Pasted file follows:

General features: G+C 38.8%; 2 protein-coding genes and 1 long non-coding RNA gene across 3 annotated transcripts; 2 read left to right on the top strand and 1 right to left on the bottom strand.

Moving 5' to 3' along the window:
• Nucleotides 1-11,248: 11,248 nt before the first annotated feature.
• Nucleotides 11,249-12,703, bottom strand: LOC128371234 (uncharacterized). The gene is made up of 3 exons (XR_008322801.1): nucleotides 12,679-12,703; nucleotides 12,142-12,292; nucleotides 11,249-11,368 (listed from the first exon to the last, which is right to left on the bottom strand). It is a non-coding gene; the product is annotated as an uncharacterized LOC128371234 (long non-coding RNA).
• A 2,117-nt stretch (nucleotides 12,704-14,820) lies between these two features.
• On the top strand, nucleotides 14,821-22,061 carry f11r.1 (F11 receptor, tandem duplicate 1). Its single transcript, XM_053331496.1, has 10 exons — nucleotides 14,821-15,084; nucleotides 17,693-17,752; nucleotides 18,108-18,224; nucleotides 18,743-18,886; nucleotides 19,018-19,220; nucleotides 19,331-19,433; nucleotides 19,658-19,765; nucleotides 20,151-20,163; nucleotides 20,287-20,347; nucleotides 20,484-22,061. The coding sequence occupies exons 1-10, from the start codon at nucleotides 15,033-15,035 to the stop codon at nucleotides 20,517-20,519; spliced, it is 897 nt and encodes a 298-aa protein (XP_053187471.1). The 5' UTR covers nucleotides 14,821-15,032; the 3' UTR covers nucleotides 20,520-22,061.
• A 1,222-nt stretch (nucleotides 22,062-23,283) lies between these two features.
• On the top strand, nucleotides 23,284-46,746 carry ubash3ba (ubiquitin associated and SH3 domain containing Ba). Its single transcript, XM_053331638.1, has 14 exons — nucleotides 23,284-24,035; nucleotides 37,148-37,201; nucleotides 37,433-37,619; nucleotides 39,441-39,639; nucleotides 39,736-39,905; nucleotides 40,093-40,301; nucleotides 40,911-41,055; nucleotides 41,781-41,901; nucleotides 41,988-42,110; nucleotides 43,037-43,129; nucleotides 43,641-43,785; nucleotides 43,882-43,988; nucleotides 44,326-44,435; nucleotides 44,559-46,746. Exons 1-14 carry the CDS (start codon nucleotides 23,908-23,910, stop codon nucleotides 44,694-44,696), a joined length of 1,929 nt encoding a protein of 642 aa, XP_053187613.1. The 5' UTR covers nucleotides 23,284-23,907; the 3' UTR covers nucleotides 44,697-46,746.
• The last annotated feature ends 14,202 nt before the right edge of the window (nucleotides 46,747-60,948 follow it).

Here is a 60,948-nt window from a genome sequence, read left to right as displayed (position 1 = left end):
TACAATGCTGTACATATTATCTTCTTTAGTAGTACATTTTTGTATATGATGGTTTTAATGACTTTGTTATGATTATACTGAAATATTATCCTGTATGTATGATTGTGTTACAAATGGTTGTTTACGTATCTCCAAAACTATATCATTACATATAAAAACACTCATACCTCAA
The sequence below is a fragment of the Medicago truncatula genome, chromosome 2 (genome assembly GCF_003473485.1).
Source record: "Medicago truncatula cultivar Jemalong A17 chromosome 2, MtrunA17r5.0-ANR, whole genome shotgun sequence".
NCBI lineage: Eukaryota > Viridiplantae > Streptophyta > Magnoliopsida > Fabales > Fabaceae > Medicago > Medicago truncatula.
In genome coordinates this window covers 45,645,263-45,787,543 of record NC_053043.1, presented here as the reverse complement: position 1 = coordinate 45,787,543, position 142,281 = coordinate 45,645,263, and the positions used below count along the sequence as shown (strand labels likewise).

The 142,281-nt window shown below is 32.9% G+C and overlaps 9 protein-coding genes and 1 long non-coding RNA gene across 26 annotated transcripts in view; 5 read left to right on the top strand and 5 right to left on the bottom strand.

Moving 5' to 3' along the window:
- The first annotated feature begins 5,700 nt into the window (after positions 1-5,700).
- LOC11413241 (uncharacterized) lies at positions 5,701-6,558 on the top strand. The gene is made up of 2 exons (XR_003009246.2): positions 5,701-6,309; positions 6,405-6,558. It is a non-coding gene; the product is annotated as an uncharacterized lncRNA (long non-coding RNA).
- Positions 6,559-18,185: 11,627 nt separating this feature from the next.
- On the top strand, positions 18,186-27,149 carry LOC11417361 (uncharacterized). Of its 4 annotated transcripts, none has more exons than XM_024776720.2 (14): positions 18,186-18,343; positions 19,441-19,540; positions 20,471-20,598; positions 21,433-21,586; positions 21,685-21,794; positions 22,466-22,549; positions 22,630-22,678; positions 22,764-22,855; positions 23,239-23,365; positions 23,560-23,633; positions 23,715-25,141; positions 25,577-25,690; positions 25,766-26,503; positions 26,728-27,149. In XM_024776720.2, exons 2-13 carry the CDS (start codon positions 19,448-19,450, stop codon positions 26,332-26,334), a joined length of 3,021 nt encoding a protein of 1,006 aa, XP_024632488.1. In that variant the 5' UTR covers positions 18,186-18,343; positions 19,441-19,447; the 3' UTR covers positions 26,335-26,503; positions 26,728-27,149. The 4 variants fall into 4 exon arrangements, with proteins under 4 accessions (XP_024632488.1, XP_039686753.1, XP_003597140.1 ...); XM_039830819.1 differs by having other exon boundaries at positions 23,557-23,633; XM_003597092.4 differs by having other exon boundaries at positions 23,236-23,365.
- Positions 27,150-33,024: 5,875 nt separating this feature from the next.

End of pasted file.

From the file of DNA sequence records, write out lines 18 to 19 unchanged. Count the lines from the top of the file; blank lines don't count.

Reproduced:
- The first annotated feature begins 5,700 nt into the window (after positions 1-5,700).
- LOC11413241 (uncharacterized) lies at positions 5,701-6,558 on the top strand. The gene is made up of 2 exons (XR_003009246.2): positions 5,701-6,309; positions 6,405-6,558. It is a non-coding gene; the product is annotated as an uncharacterized lncRNA (long non-coding RNA).